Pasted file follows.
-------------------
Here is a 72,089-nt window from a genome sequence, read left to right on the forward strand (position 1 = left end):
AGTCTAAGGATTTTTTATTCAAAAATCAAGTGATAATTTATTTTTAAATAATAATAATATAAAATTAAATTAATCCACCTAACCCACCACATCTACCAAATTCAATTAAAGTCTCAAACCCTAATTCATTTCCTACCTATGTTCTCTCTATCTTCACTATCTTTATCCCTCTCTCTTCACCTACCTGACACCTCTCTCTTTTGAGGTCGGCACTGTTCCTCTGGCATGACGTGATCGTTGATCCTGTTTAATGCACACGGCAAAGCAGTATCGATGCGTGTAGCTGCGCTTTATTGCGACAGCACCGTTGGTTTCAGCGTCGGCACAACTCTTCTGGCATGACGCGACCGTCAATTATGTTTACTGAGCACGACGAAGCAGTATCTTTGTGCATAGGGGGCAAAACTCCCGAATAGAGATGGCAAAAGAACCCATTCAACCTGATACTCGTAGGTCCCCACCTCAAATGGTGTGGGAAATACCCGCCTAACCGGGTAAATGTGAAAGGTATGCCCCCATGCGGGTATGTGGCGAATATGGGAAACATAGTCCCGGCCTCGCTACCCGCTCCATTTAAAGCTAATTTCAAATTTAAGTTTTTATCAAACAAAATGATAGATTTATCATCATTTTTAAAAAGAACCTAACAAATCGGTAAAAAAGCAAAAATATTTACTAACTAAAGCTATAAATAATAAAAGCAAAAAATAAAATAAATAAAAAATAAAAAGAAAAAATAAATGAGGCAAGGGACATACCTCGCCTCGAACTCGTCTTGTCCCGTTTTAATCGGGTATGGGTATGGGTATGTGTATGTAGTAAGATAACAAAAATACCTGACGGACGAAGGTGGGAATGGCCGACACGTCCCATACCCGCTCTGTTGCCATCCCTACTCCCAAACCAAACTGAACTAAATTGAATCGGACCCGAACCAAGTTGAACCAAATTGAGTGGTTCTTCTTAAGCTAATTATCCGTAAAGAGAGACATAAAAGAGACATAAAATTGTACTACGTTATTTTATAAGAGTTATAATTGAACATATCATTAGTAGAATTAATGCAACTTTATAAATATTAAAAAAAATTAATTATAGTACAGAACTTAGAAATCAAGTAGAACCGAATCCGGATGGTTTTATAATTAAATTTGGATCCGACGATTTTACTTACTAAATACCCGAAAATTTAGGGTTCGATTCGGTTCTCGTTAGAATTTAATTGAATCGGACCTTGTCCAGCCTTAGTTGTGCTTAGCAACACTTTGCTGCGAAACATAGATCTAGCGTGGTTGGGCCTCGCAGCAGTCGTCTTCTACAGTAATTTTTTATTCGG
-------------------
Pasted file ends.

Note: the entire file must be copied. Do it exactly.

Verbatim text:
Here is a 72,089-nt window from a genome sequence, read left to right on the forward strand (position 1 = left end):
AGTCTAAGGATTTTTTATTCAAAAATCAAGTGATAATTTATTTTTAAATAATAATAATATAAAATTAAATTAATCCACCTAACCCACCACATCTACCAAATTCAATTAAAGTCTCAAACCCTAATTCATTTCCTACCTATGTTCTCTCTATCTTCACTATCTTTATCCCTCTCTCTTCACCTACCTGACACCTCTCTCTTTTGAGGTCGGCACTGTTCCTCTGGCATGACGTGATCGTTGATCCTGTTTAATGCACACGGCAAAGCAGTATCGATGCGTGTAGCTGCGCTTTATTGCGACAGCACCGTTGGTTTCAGCGTCGGCACAACTCTTCTGGCATGACGCGACCGTCAATTATGTTTACTGAGCACGACGAAGCAGTATCTTTGTGCATAGGGGGCAAAACTCCCGAATAGAGATGGCAAAAGAACCCATTCAACCTGATACTCGTAGGTCCCCACCTCAAATGGTGTGGGAAATACCCGCCTAACCGGGTAAATGTGAAAGGTATGCCCCCATGCGGGTATGTGGCGAATATGGGAAACATAGTCCCGGCCTCGCTACCCGCTCCATTTAAAGCTAATTTCAAATTTAAGTTTTTATCAAACAAAATGATAGATTTATCATCATTTTTAAAAAGAACCTAACAAATCGGTAAAAAAGCAAAAATATTTACTAACTAAAGCTATAAATAATAAAAGCAAAAAATAAAATAAATAAAAAATAAAAAGAAAAAATAAATGAGGCAAGGGACATACCTCGCCTCGAACTCGTCTTGTCCCGTTTTAATCGGGTATGGGTATGGGTATGTGTATGTAGTAAGATAACAAAAATACCTGACGGACGAAGGTGGGAATGGCCGACACGTCCCATACCCGCTCTGTTGCCATCCCTACTCCCAAACCAAACTGAACTAAATTGAATCGGACCCGAACCAAGTTGAACCAAATTGAGTGGTTCTTCTTAAGCTAATTATCCGTAAAGAGAGACATAAAAGAGACATAAAATTGTACTACGTTATTTTATAAGAGTTATAATTGAACATATCATTAGTAGAATTAATGCAACTTTATAAATATTAAAAAAAATTAATTATAGTACAGAACTTAGAAATCAAGTAGAACCGAATCCGGATGGTTTTATAATTAAATTTGGATCCGACGATTTTACTTACTAAATACCCGAAAATTTAGGGTTCGATTCGGTTCTCGTTAGAATTTAATTGAATCGGACCTTGTCCAGCCTTAGTTGTGCTTAGCAACACTTTGCTGCGAAACATAGATCTAGCGTGGTTGGGCCTCGCAGCAGTCGTCTTCTACAGTAATTTTTTATTCGG